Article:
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Animal Ethics, Agriculture, and Food Production

Researchers Look for Ways to Improve Food Animal Quality of Life

Is it possible that how we raise farm animals can influence the quality of their products? Can improving the quality of life for these animals improve farm sustainability and profits? A group of scientists aims to find out.

Researchers from the Agricultural Research Service's (ARS) Livestock Behavior Research Unit (LBRU) in West Lafayette, IN, are examining how food animals are raised, particularly cattle, swine, and poultry.

"Confidence in food animal agricultural practices is critical," said Jessica Pempek, animal scientist at LBRU. "The goal of this project is to further scientific understanding of food animal welfare."

To reach their goal, LBRU researchers focus on three priority areas under modern farming conditions: pain or distress, animal health and productivity, and harmful effects caused by climate variability.

Modern farming refers to the use of technology to improve agricultural practices. Examples include the dairy industry's use of automated milk feeders for young calves and using monitors to track an animal's movements. In both cases, data can note changes in behavior and help predict the onset of disease. Early detection means a sick animal can receive treatment sooner and reduce suffering, production losses, and the chance of spreading the illness. This could save treatment-related expenses and improve animal welfare.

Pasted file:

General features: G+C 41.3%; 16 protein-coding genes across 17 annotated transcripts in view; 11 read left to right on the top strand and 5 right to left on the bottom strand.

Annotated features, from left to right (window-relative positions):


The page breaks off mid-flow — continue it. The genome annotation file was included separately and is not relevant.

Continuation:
ARS researchers are finding ways to ensure that young calves, like this little Jersey bull, have a greater quality of life. (Jessica Pempek, D5120-1)

Several studies aim to lessen climate change-induced heat stress and its impact on animals. To do so, they examine approaches that include management practices, technologies to cool the animals, nutritional supplements to reduce the effects of heat stress, and breeding livestock that are more resilient to heat stress.

According to Jay S. Johnson, supervisory research animal scientist at LBRU, dairy farms are particularly affected by increasing global temperatures and heat waves due to climate change. Heat stress is especially hard on lactating cows because milk production increases their metabolism. To help cool themselves, the cows eat less and that means they produce less milk.

"In addition," he said, "exposing pregnant cows to heat stress can have wide-ranging negative effects on the performance and health outcomes of their calves. Similar effects are observed in other meat animals, including beef cattle, swine, and poultry."

Animal welfare science is a relatively young field that combines several scientific disciplines. One discipline that is closely associated with animal welfare is ethology, the study of animal behavior. According to Pempek, animal behavior can help humans understand how an animal controls, interacts with, or responds to its environment.

"We will continue to optimize animal welfare to maintain stakeholder confidence in animal agricultural practices," Pempek said. "There is an ethical and moral obligation to ensure that animals under human care have a good quality of life, regardless of if they are used for companionship or food production." — by Scott Elliott, ARS Office of Communications

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